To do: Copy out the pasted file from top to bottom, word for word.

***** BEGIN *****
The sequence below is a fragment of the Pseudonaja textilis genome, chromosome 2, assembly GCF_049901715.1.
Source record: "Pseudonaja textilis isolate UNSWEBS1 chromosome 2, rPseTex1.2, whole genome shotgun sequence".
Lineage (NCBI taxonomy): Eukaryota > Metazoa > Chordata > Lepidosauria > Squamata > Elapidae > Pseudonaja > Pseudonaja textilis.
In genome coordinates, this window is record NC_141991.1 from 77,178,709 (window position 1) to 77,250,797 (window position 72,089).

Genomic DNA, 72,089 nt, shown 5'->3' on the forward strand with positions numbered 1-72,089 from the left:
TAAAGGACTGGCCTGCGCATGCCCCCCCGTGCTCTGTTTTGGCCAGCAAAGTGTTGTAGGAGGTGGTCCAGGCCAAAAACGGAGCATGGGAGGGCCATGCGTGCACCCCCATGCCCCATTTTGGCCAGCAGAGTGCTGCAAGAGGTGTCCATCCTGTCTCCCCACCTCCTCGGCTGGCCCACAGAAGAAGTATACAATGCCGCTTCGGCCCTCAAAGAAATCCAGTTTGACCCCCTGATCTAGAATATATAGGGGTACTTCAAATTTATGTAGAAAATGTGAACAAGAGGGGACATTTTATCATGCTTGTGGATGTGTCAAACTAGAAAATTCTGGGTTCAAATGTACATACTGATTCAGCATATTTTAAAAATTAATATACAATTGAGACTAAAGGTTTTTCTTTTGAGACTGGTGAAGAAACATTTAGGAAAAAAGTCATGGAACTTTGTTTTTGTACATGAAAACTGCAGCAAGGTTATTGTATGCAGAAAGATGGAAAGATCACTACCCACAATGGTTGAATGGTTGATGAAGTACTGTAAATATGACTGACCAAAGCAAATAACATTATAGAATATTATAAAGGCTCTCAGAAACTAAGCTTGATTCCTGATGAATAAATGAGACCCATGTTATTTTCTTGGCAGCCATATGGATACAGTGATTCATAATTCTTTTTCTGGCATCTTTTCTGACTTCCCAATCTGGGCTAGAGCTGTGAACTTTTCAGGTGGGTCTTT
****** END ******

The sequence below is a fragment of the Pseudonaja textilis genome, chromosome 2, assembly GCF_049901715.1.
Source record: "Pseudonaja textilis isolate UNSWEBS1 chromosome 2, rPseTex1.2, whole genome shotgun sequence".
Lineage (NCBI taxonomy): Eukaryota > Metazoa > Chordata > Lepidosauria > Squamata > Elapidae > Pseudonaja > Pseudonaja textilis.
In genome coordinates, this window is record NC_141991.1 from 77,178,709 (window position 1) to 77,250,797 (window position 72,089).

Genomic DNA, 72,089 nt, shown 5'->3' on the forward strand with positions numbered 1-72,089 from the left:
TAAAGGACTGGCCTGCGCATGCCCCCCCGTGCTCTGTTTTGGCCAGCAAAGTGTTGTAGGAGGTGGTCCAGGCCAAAAACGGAGCATGGGAGGGCCATGCGTGCACCCCCATGCCCCATTTTGGCCAGCAGAGTGCTGCAAGAGGTGTCCATCCTGTCTCCCCACCTCCTCGGCTGGCCCACAGAAGAAGTATACAATGCCGCTTCGGCCCTCAAAGAAATCCAGTTTGACCCCCTGATCTAGAATATATAGGGGTACTTCAAATTTATGTAGAAAATGTGAACAAGAGGGGACATTTTATCATGCTTGTGGATGTGTCAAACTAGAAAATTCTGGGTTCAAATGTACATACTGATTCAGCATATTTTAAAAATTAATATACAATTGAGACTAAAGGTTTTTCTTTTGAGACTGGTGAAGAAACATTTAGGAAAAAAGTCATGGAACTTTGTTTTTGTACATGAAAACTGCAGCAAGGTTATTGTATGCAGAAAGATGGAAAGATCACTACCCACAATGGTTGAATGGTTGATGAAGTACTGTAAATATGACTGACCAAAGCAAATAACATTATAGAATATTATAAAGGCTCTCAGAAACTAAGCTTGATTCCTGATGAATAAATGAGACCCATGTTATTTTCTTGGCAGCCATATGGATACAGTGATTCATAATTCTTTTTCTGGCATCTTTTCTGACTTCCCAATCTGGGCTAGAGCTGTGAACTTTTCAGGTGGGTCTTT